YES: Spoken language in its various manifestations has greater capacity than written language to direct and influence developments in modernity, making the former more valued by society today.
A variety of performative art and cultural traditions depend on the spoken word to fully convey their meanings and nuances in a live setting to audiences whereas their written forms may merely convey ideas whose meaning may be lost to less sensitive readers.
Politicians and leaders will often be prompted by a media hungry for spontaneous comments and views on diverse issues, precluding carefully written responses and making eloquent speech which conveys clarity and depth of ideas much more valuable in comparison.
Many religious institutions and traditions continue to value spoken language over its written form as a means of inspiring believers during religious ceremonies and presentations, and their leaders devote significant resources in time and effort to expose their followers to such gatherings over contemplation of written scriptures.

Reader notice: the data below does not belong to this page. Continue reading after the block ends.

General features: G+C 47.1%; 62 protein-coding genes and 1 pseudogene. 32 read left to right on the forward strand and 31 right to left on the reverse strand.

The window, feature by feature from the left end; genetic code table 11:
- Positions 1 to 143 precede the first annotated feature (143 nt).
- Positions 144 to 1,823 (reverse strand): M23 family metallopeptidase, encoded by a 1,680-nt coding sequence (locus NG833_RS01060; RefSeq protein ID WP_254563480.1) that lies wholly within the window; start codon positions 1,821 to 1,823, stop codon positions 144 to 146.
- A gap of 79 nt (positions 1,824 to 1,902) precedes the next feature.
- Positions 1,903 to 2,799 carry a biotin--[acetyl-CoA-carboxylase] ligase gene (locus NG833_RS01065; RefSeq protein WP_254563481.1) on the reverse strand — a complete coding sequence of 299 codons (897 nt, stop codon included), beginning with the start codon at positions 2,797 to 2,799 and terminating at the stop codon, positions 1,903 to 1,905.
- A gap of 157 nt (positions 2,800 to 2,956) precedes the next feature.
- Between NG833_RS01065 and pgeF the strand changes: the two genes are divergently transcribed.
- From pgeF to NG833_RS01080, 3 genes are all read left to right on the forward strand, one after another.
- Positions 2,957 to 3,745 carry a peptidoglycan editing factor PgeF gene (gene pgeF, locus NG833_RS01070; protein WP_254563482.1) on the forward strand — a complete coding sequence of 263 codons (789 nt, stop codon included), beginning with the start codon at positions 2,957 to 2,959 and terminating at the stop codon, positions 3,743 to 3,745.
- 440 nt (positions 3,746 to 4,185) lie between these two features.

NO: Spoken language in its various capacities has limited capacity compared to written language in directing and influencing developments in modernity, making it less valued by society today.
A variety of literary art and cultural traditions remain rooted in written language as they emphasize interaction between the reader and the text over live performances that may hinder thoughtful reflection.
In the information age where communication is increasingly mediated and retained by the Internet, politicians who recognize and place correspondingly higher levels of attention and care to what they write rather than what they speak will often have an edge over political rivals in gaining public credibility and legitimacy.
Some religious institutions and traditions continue to value written forms of their spiritual doctrines over their spoken forms as these doctrines contain complex concepts which can only be appreciated through a sustained reading of the written text over a spoken discussion of the issue.